As recorded in the architect’s notes, the Porters sought a modest two-bedroom dwelling with open-planned living areas and a main bedroom oriented to the views. Kate’s more specific directives included a laundry big enough to include a sewing room and, inspired by something seen in a popular housing magazine, placing the kitchen beside the front door to minimize grocery transit. An initial scheme for an elevated dwelling – “one of those beach houses like a mushroom,” Kate recalls – was not to the couple’s liking and the design evolved from there. Exploiting the steep site, Ross’s final design adopted a longitudinal split-level plan, with service areas and the second bedroom along the street side and remaining spaces (including a self-contained “den” for informal living) opening to the river through a window wall and across a full-width balcony. The whole house was enveloped by a broad-eaved low gable, clad inside and out by Stramit board and metal deck, and projecting at one end to enclose a split-level double carport.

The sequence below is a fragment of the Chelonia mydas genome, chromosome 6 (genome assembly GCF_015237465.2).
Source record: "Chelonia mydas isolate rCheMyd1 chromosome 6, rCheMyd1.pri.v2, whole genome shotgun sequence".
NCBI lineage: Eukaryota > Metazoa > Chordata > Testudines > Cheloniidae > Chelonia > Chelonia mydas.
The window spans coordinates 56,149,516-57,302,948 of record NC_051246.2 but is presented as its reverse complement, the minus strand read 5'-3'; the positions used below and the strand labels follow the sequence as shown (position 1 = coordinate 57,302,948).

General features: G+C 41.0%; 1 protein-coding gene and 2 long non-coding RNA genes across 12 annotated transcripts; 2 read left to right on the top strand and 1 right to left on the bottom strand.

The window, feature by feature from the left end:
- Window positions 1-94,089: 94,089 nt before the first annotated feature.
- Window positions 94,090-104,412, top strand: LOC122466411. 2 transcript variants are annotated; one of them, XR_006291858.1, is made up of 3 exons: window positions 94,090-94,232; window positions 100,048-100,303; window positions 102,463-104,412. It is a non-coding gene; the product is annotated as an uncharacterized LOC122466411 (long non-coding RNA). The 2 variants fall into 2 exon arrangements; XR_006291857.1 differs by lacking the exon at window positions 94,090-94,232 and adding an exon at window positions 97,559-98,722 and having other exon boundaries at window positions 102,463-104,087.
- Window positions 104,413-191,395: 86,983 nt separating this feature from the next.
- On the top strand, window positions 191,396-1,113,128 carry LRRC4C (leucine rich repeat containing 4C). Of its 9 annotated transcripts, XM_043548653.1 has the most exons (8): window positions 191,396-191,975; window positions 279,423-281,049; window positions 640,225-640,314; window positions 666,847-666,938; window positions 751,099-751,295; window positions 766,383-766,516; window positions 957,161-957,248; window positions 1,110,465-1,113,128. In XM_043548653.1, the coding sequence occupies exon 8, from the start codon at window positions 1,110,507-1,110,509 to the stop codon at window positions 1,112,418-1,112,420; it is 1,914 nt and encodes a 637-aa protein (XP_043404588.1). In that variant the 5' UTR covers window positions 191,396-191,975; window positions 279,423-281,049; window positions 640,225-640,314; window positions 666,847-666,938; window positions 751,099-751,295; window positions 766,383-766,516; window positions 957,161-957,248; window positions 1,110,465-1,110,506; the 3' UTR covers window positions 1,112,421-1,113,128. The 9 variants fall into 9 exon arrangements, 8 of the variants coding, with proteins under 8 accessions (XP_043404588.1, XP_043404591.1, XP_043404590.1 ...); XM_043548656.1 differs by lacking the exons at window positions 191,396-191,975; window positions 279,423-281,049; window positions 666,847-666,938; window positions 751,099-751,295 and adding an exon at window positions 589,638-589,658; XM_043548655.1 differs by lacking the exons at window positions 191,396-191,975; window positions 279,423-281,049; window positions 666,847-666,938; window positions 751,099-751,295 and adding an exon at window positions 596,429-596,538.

The sun-drenched den proved so comfortable that the clients never once used the fireplace.

The sun-drenched den proved so comfortable that the clients never once used the fireplace.

Image: Dianna Snape

Albert Ross, whose breadth of experience included working in Canada and a visit to Japan (on a Haddon scholarship, no less), channelled both spheres of influence with a minimalist palette of naturally finished timber: Oregon framing and joinery, rebated hardwood weatherboards, stained floorboards and teak-veneered plywood linings with a Danish oil finish. All timberwork was expertly assembled by Hendrik “Hank” Merbis, a Dutch-born carpenter/joiner and local resident who, Kate notes, was employed on the strength of his fine work in the area. Merbis, she wryly adds, remained ambivalent about the feature walls of white textured Colortone brickwork, which the Porters had integrated into the design to evoke the pale-coloured Mount Gambier limestone of their mutual Adelaide heritage.